WASHINGTON -- Joining a growing international chorus, Sen. Bob Casey (D-Pa.) on Thursday asked soccer's international governing body to release the findings of its secret investigation into corruption allegations surrounding the 2018 and 2022 World Cup bids.
In a letter sent to FIFA President Joseph S. Blatter on Thursday, Casey said it was "troubling" that the organization won't make public the report assembled by former U.S. Attorney Michael Garcia. So far, FIFA has refused to release the so-called Garcia Report, which probed allegations of graft in the bids that were ultimately won by Russia and Qatar.
"Mr. Garcia has called for this report to be made public as have numerous FIFA representatives," Casey wrote. "Full transparency is required given the investigative reporting and widespread allegations of improper payments."
The awarding of the 2022 World Cup to Qatar was shocking for a number of reasons: the brutal heat that players are expected to endure, the lack of infrastructure in place and the well-known labor abuses in the oil-rich country. With Qatar now prepping for the tournament, news reports have documented not only the oppressive working conditions of the country's migrant workers but also allegations that FIFA officials accepted bribes.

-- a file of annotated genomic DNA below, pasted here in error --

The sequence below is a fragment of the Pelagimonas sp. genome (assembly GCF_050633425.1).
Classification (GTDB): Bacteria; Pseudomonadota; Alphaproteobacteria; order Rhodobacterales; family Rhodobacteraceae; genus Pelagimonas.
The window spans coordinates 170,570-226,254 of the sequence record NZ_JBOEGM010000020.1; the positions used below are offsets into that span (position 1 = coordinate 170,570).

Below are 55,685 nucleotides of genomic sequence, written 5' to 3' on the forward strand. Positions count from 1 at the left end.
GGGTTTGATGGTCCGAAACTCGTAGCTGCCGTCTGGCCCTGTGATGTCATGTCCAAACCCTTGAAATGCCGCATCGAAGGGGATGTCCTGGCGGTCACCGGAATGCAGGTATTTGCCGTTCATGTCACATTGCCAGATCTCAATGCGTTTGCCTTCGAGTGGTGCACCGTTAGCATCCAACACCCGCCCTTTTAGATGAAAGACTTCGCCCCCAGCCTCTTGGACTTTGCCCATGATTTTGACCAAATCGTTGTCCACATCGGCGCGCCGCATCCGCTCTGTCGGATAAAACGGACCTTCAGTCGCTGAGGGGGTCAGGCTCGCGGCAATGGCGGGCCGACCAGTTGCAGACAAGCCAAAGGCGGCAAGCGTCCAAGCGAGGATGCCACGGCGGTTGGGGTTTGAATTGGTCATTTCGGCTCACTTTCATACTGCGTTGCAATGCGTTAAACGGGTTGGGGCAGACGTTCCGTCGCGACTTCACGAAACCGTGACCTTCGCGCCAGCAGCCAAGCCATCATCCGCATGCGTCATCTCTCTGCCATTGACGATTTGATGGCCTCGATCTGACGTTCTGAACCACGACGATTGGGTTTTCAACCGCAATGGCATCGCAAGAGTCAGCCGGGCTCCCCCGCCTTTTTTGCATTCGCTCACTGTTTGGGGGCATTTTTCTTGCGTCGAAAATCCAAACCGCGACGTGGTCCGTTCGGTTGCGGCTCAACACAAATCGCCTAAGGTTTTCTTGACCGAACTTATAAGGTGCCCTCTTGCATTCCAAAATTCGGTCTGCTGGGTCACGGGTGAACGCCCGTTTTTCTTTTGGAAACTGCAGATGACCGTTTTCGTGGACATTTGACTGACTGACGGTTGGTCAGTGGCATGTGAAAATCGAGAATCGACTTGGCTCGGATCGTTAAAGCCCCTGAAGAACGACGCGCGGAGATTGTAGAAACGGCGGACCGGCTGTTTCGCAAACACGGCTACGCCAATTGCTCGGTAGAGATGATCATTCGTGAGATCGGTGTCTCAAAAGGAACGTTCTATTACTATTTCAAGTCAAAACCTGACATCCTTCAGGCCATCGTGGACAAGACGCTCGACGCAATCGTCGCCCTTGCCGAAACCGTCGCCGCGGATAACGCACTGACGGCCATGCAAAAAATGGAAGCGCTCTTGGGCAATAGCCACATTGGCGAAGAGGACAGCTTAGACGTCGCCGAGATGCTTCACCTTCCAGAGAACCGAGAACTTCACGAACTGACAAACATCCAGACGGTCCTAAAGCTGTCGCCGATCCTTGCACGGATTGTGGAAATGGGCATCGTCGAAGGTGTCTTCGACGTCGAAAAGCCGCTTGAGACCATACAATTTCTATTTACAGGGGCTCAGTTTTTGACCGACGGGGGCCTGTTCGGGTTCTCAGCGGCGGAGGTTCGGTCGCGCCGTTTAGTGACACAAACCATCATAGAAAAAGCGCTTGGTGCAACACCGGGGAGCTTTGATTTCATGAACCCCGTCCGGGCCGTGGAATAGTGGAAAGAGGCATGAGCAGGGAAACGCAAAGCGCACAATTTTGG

The Sunday Times in the U.K. reported that Mohamed bin Hammam, a Qatari official and former member of FIFA's executive committee, may have paid $5 million to FIFA officials to help bring the cup to Qatar.
Citing a need for witness confidentiality, Blatter has dismissed prominent soccer figures who've demanded that FIFA disclose Garcia's findings. On Thursday, Michel Platini, the president of the Union of European Football Associations, also called on Blatter to make the report public. A German judge could compel FIFA to release it in November.
Thursday's letter wasn't Casey's first missive to Blatter. Back in June, the senator told FIFA that Qatar should be stripped of its hosting honors due to both labor abuses and corruption allegations. "It is clear that allowing the World Cup and the infrastructure projects leading up to it to take place in Qatar is no longer acceptable," Casey wrote.
Casey recommended the 2022 World Cup instead go to the second-place bidder, the United States.